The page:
I started wearing blue light blocking glasses around a year ago, and the reason I looked into them is that I found my eyes tired at the end of my work shift. Even during my shift, I found myself looking away from the screen for a few minutes trying to get my focus back.
When researching the glasses, I saw a blogger post about how she recently bought some and noticed the difference; she was now able to work up to over 12 hours a day. I had asked her where she bought hers, and we both bought our glasses on Amazon.com.
What Are Blue-Light Blocking Glasses?
Blue-Light Blocking Glasses block the blue-light from laptop screens, desktop screens, phones, tablets, and even television. They help with eye strain.
Do They Work? That Depends on Who You Ask.
An article on WebMD.com states that the American Academy of Ophthalmology says that the glasses aren’t needed for computer usage. They say that the blue light does not cause eye disease or eyestrain and that what people are complaining about is the overuse of digital devices.
There are some eye professionals who believe they have some benefits. The article says that Greg Rogers, a senior optician at Eyeworks in Georgia, states he has seen benefits amongst customers, especially those in front of a screen for 6 hours or more. And Samuel Pierce, an OD who was a former president of the American Optometric Association, told USA Today that he recommends using blue light blocking glasses to lessen eyestrain.
Screens Aren’t the Only Place Where Blue Light Comes From.
Prior to all the technology and screens, the only blue light we were getting was from the sun. But now people are spending more time in front of screens. Office workers spend an average of 6 hours or more a day and then after work people are on their phones or watching TV.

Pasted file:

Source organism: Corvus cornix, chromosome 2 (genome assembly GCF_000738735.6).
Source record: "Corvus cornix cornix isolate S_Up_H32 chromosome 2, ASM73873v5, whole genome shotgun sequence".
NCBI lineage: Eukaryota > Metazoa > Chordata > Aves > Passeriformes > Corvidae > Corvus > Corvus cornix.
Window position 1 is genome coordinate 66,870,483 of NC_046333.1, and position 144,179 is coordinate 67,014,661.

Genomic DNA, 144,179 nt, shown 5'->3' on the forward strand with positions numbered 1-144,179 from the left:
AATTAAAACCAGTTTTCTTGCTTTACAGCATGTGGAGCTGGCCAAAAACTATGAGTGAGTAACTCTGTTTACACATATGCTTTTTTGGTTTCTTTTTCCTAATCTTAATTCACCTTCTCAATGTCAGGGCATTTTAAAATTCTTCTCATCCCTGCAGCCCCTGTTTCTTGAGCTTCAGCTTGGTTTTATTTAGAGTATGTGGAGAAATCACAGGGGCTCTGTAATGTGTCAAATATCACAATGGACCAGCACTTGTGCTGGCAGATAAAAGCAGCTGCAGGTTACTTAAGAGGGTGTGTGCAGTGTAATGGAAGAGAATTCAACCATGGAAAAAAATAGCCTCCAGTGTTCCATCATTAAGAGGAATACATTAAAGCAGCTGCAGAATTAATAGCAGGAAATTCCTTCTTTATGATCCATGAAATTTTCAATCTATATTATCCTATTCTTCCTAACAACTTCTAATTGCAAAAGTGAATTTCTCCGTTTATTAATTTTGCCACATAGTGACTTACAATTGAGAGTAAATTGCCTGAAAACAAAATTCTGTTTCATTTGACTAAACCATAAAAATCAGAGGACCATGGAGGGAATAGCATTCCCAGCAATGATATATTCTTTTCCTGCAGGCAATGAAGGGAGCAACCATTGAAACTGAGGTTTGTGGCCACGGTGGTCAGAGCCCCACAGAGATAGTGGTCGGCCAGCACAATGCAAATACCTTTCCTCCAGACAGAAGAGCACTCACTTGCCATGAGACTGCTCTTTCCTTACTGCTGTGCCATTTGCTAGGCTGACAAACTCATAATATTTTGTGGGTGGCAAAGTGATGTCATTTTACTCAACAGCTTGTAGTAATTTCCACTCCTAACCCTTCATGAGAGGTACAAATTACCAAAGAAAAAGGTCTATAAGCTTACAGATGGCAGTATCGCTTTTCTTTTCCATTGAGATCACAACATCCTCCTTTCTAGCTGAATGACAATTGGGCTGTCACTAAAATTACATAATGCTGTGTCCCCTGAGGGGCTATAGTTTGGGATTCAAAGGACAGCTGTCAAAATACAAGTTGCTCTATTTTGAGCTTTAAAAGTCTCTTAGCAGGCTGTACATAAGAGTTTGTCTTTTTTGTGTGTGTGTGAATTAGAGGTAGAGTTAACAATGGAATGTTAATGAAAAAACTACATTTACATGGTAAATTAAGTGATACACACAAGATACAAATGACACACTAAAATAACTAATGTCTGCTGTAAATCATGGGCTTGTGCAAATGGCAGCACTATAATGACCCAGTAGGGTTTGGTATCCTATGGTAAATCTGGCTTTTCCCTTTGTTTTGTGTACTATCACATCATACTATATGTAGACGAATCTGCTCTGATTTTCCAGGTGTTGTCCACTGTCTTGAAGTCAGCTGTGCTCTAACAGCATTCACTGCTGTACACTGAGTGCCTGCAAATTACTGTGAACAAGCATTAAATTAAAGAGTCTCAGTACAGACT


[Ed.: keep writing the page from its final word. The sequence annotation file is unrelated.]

Blue Light Blocking Glasses Can Help With Sleep.
Another reason why people find blue light blocking glasses useful is for sleeping at night. Researchers have shown that the blue light from LED devices holds back melatonin, produced for sleep, which is why sleep experts always say not to use your device or watch TV an hour or two prior to trying to fall asleep.
A study done back in 2017 at the University of Houston found that those wore the glasses had an increase of 58% in the nighttime melatonin level.
An Alternative If You Don’t Want to Spend Money on Glasses.
If you’re not looking to spend money on the glasses or don’t think you need them, an excellent way to give your eyes a break during your screen time is by adopting the 20-20-20 rule. The rule is that every 20 minutes, you look at an object 20 feet away for 20 seconds. This rule is recommended by The American Academy of Ophthalmology and the Vision Council.
My Experience With Blue Light Blocking Glasses.
I’ve worked in front of a computer screen since I was 19 years old, but it wasn’t until I started working in the medical field that it was every day for 8 hours a day. Last year I started noticing I needed to look away from the screen more frequently to get my eyes to refocus, and I had eyestrain at the end of shifts, which is why I decided to buy the glasses. And also because after work, I had to come home and do online classes, so it was more time in front of the screen.
When I bought my first pair, it took a few days for my eyes to adjust, and I even had a few headaches, but after that, I noticed a difference right away. At the end of my shifts, my eyes were not tired, and I didn’t have to look away from the screen as often as I was before.
I only use the glasses for screen time, so whenever I take a break, I take my glasses off. If I’m not working, writing, or researching, I don’t have my glasses because I don’t need prescription glasses.
I love that Amazon has a wide variety of glasses available. The first two pairs were 2 for $19.99, and then the red ones I recently bought were $19.99 for just one pair. I haven’t spent more than $20 on blue light blocking glasses.
Do you use blue light blocking glasses? Have you thought about buying them? Let me know your experience or any questions you may have.
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